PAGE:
8 Important Lessons I’ve Learned About Handling Money After Our First Year Of Marriage

Twenty20 / Dariakova
Twenty20 / Dariakova

Marriage is hard. Actually, it’s the hardest thing I have ever done. Being completely selfless is more difficult than you could ever imagine. Have you ever tried listening to someone during an argument? I mean really listen? I’m talking about hearing everything they have to say without mouthing off a rebuttal every time they start to speak. It almost seems impossible, especially when your sparring partner happens to be the love of your life.

Marriage requires work, and arguably nothing in that commitment is going to require more work than the topic of finances. Money has been the cause of many a failed marriage—and after being married for over a year now, I can honestly see why. Once the honeymoon is over, you’re just going to have to accept that money will be the cause of many, many arguments in your life.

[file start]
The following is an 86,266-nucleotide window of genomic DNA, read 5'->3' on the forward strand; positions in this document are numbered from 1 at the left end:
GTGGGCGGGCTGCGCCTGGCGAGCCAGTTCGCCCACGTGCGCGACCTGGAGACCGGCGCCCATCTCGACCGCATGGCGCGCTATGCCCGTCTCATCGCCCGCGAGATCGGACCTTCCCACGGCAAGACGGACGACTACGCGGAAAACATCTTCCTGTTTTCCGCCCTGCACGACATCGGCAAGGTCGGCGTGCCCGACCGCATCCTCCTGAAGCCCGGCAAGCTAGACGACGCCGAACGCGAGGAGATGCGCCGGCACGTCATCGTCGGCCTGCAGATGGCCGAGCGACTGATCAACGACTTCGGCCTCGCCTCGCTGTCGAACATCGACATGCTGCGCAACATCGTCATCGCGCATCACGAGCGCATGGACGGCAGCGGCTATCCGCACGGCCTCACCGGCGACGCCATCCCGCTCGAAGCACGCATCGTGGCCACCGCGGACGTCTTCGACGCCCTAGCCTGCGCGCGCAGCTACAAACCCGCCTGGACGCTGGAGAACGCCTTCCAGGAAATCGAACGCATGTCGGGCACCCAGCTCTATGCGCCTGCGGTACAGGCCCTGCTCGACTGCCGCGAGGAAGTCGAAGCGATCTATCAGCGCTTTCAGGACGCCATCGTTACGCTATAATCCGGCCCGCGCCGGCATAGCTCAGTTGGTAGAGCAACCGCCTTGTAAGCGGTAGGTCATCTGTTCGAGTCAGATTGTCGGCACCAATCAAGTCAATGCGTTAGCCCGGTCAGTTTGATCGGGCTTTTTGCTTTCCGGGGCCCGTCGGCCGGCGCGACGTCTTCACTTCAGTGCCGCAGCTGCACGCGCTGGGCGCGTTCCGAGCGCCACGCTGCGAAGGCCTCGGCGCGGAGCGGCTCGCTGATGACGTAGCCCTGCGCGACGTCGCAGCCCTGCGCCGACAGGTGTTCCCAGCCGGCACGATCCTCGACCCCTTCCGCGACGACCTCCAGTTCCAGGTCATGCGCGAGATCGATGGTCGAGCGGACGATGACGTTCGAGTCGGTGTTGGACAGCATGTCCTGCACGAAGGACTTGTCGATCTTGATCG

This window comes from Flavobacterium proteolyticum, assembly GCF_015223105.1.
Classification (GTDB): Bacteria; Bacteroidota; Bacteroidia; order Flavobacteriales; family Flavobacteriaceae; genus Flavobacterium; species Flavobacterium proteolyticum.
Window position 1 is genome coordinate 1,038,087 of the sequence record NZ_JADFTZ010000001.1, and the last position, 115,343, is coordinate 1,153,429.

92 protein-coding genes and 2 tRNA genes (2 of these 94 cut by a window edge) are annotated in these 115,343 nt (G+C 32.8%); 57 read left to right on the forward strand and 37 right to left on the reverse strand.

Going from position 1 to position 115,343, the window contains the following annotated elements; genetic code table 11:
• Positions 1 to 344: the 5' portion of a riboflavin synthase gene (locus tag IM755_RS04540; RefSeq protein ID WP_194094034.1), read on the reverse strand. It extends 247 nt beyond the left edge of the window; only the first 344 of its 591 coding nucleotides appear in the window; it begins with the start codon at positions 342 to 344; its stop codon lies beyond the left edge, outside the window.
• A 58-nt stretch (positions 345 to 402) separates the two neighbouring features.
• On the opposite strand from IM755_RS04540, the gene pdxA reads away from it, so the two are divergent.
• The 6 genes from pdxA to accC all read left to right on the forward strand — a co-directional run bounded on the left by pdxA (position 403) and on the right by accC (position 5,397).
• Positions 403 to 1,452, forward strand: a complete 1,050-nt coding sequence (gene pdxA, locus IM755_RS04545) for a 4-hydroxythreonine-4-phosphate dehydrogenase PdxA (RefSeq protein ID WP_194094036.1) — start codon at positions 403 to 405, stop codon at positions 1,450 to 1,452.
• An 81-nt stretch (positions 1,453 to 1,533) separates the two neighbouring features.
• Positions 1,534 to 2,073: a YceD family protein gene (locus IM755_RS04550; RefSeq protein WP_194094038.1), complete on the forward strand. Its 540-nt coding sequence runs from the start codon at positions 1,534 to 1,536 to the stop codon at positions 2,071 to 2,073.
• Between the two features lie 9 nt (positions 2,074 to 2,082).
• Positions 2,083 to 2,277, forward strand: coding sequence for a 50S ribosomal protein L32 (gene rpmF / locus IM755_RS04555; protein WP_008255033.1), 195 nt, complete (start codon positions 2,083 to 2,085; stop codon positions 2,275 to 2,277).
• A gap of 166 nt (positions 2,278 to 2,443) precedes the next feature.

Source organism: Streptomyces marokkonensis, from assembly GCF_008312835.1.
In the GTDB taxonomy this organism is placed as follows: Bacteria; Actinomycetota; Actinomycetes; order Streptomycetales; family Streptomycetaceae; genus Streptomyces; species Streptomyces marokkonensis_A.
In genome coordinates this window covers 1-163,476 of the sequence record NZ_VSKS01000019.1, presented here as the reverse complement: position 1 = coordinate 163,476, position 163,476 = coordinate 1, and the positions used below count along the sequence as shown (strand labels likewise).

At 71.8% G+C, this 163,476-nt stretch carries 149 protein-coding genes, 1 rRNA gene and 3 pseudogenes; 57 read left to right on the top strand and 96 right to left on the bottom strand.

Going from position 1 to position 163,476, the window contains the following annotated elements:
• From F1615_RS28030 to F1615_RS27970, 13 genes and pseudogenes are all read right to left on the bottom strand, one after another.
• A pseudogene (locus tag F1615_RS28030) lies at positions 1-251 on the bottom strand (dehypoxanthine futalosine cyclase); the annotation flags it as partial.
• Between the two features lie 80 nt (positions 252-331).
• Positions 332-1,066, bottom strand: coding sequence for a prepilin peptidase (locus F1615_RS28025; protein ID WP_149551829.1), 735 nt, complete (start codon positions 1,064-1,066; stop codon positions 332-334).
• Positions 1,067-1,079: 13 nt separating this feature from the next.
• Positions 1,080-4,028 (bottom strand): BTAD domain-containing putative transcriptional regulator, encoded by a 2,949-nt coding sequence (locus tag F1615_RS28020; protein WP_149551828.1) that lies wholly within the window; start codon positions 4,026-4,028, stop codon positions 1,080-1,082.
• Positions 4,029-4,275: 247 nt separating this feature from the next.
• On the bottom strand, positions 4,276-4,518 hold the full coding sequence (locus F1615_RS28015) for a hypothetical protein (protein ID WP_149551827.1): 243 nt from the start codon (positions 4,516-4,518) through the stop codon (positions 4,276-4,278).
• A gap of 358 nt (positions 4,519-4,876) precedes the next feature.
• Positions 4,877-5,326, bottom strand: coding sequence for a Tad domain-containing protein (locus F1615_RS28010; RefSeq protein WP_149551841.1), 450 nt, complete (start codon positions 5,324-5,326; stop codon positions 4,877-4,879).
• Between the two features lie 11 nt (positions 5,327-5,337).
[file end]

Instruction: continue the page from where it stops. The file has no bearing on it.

I don’t offer a lot of marriage advice. For one, my marriage is in no way perfect. I am unquestionably in love with my wife and can’t imagine growing old and wrinkled with anyone else. (Love you baby). But I do believe I can give a little insight on what I learned about money and finances to those couples who soon will be taking the plunge.

So, for what it’s worth, here are the only pieces of marriage advice I’ll offer.

1. Talk About The Past

This one is actually for before you’ve tied the knot. Everything needs to be put on the table. How much debt you have. What your credit score is. You even need to talk about what your strengths and weaknesses are when it comes to spending.